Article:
The Ministry for Primary Industries is refuting claims that New Zealand's primary products are facing delays at the border in China.
Fishing company Sanford said on Friday it is having issues getting salmon exports to China cleared through the country's ports.
New Zealand's relationship with China has been under scrutiny recently after the GCSB's rejection of Huawei's bid to roll out Spark's 5G network in New Zealand late last year.
Since then an Air New Zealand flight has been turned back from Shanghai, and a tourism event postponed. The country's state-run newspaper is reporting that some Chinese travellers are striking New Zealand off their destination list, and in past months China's Auckland consulate has issued notices warning travellers of problems in New Zealand such as robberies, a lack of police help and people with valid visas being refused entry.
But the government rejects that relations with China have soured.
In a statement, a spokesperson for MPI said goods continue to clear the border in China as usual.
MPI director market access Tim Knox said it has not not received indication of anything out of the ordinary in China's border clearance procedures for New Zealand products.
New Zealand has an extensive trading relationship with China, valued at more than $NZ28 billion a year.
"As with any large trading relationship, temporary technical trade issues can occur from time to time with products at the border,'' he said.
Each month China Customs publishes a list of food import non-compliances that have led to product rejection at the Chinese border. No New Zealand product appeared on the latest December 2018 list. Non-compliances concerning New Zealand products in 2018 were the lowest since monitoring began, Mr Knox said.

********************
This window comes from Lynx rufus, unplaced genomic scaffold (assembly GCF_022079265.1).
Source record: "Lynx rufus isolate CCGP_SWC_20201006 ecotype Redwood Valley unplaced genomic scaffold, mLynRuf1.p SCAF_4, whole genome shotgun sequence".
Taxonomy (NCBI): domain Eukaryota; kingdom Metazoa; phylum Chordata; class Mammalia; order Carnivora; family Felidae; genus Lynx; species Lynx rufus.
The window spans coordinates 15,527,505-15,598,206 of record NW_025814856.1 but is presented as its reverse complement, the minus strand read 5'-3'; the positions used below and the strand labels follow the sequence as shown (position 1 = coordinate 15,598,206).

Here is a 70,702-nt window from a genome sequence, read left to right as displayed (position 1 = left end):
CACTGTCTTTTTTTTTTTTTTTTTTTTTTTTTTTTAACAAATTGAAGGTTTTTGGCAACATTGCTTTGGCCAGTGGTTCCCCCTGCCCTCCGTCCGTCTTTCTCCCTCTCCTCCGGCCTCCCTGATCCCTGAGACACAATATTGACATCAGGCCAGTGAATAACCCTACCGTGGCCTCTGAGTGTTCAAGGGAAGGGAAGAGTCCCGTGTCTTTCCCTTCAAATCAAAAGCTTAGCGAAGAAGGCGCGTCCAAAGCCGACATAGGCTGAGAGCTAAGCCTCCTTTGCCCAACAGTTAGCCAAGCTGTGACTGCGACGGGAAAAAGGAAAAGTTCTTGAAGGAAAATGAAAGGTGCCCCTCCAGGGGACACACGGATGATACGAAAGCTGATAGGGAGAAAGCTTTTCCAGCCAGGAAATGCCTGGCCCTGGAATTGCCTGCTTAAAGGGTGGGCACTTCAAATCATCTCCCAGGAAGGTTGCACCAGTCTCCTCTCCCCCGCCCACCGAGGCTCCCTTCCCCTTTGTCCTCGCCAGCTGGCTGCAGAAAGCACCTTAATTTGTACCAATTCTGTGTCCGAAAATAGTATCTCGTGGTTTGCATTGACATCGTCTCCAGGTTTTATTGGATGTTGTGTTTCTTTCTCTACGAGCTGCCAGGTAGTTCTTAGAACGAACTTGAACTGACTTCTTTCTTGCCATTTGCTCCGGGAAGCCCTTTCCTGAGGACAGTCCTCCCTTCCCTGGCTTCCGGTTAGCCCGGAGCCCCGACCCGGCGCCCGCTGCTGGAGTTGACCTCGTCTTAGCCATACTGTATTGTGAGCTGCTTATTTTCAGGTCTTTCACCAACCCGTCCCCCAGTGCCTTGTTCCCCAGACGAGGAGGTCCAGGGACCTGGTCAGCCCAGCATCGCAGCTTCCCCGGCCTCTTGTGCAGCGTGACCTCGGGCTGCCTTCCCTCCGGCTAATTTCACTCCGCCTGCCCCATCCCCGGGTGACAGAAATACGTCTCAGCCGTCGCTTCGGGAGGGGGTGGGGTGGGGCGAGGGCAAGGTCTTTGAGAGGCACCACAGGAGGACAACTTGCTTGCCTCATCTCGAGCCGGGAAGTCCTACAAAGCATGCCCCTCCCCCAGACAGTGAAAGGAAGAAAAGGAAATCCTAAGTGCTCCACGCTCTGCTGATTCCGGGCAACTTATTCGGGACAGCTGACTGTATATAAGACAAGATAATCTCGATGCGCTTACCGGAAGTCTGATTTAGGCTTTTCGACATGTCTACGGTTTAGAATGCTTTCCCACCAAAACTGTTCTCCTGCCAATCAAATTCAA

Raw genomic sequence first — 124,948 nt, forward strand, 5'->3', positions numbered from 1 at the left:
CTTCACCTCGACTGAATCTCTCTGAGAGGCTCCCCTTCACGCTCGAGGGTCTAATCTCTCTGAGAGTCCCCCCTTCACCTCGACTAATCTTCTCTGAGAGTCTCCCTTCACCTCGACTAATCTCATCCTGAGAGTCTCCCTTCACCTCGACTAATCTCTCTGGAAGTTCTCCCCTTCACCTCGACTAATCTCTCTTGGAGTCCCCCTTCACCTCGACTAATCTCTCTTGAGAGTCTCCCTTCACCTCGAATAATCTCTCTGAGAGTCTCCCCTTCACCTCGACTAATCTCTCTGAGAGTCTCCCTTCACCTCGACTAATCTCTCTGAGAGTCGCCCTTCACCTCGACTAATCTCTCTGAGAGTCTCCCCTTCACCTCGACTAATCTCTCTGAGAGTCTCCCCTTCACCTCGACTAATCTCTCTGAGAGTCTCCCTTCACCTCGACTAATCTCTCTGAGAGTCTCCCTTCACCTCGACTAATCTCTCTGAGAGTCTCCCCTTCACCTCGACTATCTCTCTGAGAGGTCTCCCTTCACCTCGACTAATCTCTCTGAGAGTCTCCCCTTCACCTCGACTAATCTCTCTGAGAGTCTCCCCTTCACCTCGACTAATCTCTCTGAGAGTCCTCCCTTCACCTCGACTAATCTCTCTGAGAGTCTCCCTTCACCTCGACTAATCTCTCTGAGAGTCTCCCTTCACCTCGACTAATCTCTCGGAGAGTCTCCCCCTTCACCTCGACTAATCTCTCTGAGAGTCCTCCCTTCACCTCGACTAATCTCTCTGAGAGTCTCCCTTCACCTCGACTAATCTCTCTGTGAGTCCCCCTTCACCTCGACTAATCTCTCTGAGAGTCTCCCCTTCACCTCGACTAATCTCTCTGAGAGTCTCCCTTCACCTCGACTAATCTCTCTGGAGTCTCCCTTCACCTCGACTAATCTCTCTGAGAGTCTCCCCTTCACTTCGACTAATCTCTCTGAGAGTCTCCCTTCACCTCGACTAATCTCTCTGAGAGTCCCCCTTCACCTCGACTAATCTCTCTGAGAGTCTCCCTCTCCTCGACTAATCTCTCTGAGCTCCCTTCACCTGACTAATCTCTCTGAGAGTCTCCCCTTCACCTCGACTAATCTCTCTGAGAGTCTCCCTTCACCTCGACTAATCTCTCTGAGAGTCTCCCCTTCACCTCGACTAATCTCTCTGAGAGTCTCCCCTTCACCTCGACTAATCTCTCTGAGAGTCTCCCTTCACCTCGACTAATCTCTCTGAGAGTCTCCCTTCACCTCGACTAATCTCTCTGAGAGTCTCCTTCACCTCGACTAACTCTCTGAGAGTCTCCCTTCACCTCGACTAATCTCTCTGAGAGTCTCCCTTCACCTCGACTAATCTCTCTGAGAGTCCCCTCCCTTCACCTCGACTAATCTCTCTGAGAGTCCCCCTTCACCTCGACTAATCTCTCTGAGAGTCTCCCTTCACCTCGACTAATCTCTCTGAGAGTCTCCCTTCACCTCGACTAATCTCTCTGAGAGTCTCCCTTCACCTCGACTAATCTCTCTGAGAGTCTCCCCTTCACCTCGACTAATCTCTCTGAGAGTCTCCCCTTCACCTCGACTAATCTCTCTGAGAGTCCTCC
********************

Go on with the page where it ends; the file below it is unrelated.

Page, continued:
"There are established mechanisms for resolving temporary technical trade issues, which includes working constructively with Chinese authorities and exporters," Mr Knox said.
"The overall picture is one of a significant trade relationship working effectively, in both directions."
Travel notices not warnings - China's foreign ministry
China foreign ministry spokesperson Geng Shuang told international media that it was wrong to interpret the travel notices as 'warnings' against Chinese tourists against travelling to New Zealand.
"Those insisting such an interpretation are evidently either making a big fuss over nothing or harbouring ulterior motives."
He said China and New Zealand were communicating over arrangements for the 2019 China-New Zealand Year of Tourism event.
"On bilateral relations, a China-New Zealand relationship enjoying sound and steady development is in the interest of both countries and peoples. China stands ready to work with New Zealand on the basis of mutual respect, equality and mutual benefit for new progress in bilateral relations.
"Regarding the New Zealand leader's visit to China, China attaches importance to having exchanges with New Zealand at all levels, including at the top. The two sides have been in contact on relevant issues," Mr Geng said.
Prime Minister Jacinda Ardern has said she has an open invite from the Chinese Administration to visit President Xi Jinping - however, dates for that visit have not been finalised.